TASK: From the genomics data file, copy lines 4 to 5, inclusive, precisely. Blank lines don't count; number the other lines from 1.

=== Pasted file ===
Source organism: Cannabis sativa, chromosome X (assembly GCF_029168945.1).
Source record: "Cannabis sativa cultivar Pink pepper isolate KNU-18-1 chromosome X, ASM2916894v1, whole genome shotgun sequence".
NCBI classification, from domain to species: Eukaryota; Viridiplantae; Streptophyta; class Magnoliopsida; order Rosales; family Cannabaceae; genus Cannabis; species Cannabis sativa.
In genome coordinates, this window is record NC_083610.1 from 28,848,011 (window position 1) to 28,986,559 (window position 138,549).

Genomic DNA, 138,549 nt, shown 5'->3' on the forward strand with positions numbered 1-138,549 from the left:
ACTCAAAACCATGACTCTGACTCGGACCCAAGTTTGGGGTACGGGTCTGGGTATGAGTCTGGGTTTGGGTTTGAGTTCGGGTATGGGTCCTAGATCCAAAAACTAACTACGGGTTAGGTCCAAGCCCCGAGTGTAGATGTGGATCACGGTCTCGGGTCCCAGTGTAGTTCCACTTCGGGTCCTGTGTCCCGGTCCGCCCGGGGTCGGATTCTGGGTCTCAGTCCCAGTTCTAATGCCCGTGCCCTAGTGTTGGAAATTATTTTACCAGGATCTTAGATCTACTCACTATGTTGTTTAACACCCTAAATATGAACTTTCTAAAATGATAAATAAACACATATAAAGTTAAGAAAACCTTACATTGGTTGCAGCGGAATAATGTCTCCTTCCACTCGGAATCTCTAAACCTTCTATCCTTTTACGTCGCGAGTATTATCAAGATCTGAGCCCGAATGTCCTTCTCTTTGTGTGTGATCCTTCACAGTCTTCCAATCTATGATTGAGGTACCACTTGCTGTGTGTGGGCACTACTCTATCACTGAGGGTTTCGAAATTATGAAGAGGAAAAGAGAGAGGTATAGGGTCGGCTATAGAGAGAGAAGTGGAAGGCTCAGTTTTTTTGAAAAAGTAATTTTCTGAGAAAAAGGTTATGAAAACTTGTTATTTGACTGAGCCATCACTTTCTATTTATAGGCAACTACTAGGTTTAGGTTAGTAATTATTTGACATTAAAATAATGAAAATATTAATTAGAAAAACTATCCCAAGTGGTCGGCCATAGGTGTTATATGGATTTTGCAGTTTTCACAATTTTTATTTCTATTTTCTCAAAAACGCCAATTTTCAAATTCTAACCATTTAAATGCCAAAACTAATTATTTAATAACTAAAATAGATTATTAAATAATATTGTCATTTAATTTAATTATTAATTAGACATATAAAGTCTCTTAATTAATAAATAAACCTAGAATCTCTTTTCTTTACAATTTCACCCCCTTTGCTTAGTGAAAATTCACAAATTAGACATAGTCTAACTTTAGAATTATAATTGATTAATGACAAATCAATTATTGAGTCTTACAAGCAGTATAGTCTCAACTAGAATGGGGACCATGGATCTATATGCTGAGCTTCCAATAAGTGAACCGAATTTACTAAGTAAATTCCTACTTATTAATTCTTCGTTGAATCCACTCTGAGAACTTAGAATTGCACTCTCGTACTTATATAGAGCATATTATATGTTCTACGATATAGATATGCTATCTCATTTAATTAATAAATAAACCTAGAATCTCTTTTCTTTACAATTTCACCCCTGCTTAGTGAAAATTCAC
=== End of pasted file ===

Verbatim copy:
In genome coordinates, this window is record NC_083610.1 from 28,848,011 (window position 1) to 28,986,559 (window position 138,549).

Genomic DNA, 138,549 nt, shown 5'->3' on the forward strand with positions numbered 1-138,549 from the left: